Is anyone really so dumb that they think they can control a supernatural force? You think a shock collar is going to subdue something that was born and raised in hell? And yet, that’s exactly where this one went. Using the human test subject of the soldier on the television in a remote location was beyond puzzling (and for that matter, why didn’t the demon just kill everything in the room that way to avoid all the torture?). Pointing out that it hated all things religious felt like grasping because it was never really demonstrated. Cringing when you hear scripture doesn’t convince me – I cringe too, but the last time I checked, I wasn’t a demon. Plus, just what was the thought of transferring the demon into a soldier’s body? Was the thought that it’d be somehow more cooperative? Because a uniform totally works that way.
#4 – The sprint to the end
At one point, I yelled, “Ludicrous speed – GO!” I swear, the last 15 minutes of this film felt like a sprint. Mind you, this is coming from someone who doesn’t run (if I’m running, you’d better run too, because something is most likely chasing me), but even I can tell when something is moving far too quickly to get to the end. In that time frame, we get the introduction to the priest (Priest 101?), the mental breakdown of West, the concept of transferring the possession, and the final resolution/closing statements. That was a lot to cram in, and it wasn’t presented skillfully. And Christ did it feel shoe-horned. I’ve seen incredible short films that accomplished what this full-length feature could not. I shouldn’t be gasping for breath and wondering how I got to the end.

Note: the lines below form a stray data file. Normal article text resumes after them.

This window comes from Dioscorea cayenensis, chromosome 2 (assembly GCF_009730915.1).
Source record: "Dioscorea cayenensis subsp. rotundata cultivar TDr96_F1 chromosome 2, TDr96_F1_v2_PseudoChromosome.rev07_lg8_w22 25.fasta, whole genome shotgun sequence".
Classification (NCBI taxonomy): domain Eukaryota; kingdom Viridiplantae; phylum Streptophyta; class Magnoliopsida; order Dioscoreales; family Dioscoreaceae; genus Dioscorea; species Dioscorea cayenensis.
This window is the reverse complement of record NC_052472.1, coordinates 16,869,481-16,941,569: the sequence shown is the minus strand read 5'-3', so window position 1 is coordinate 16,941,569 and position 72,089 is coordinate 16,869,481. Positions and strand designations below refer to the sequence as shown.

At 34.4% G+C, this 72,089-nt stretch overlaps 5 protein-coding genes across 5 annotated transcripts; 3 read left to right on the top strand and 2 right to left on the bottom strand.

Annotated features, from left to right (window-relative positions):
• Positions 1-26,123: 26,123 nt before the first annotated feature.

|Look everybody — it’s Doctor Who meets The Exorcist!|
#5 – Predictability, party of two…
Was anyone really surprised when the demon chose to jump to West? I called it when the g-men started talking about transferring possession. Anyone that’s read at least one book dealing with demonology (fiction or otherwise) knows the signs of scouting a new host. I was surprised at how uneducated the whole thing felt, and was really hoping that it wasn’t heading in this direction. I didn’t want to be right. So when West killed the freed Judith and walked off into the sunset, I let loose an exasperated, “Of course.” Mind you, this was after the tense “we gassed her, so it’s totally safe to bodily replace all of her monitors” sequence. That one was decent, but good lord did the film go right back to the predictable path. I don’t always like being right. I was sad that this one went for the cheap, last-minute scare that we’ve come to expect. You know what would have blown my mind? If the entity had suddenly disappeared; if everyone was left looking over their shoulders for 40 years. That strikes me as more terrifying: the thought that at any time, if you let your guard down, the boogeyman will get you. That’s better than what we got.
#6 – Why was the information suddenly declassified?
It was a big secret. No one was supposed to know. Yet why was the information declassified? Did they figure that West must really be dead at this point and was no longer a threat? Were they trying to draw him out? Why on Earth would the government cooperate with a documentary team? If we’re confirming that demonic possession exists, then what other questions will people have? Are they going to tell us aliens are real? What about ghosts? How about the progress on those psychic abilities studies there? THIS MAKES NO SENSE. Hang on, I have to stop my eyes from crossing…
This is a short list, but damned if I couldn’t muster more to say. I found myself shaking my head after a solid first hour of feeling good about this one. I’m more so disappointed than anything else. I really think I would have been far happier had I shut it off at the one-hour mark. I could have envisioned a different ending and pretended that this whole thing hadn’t happened.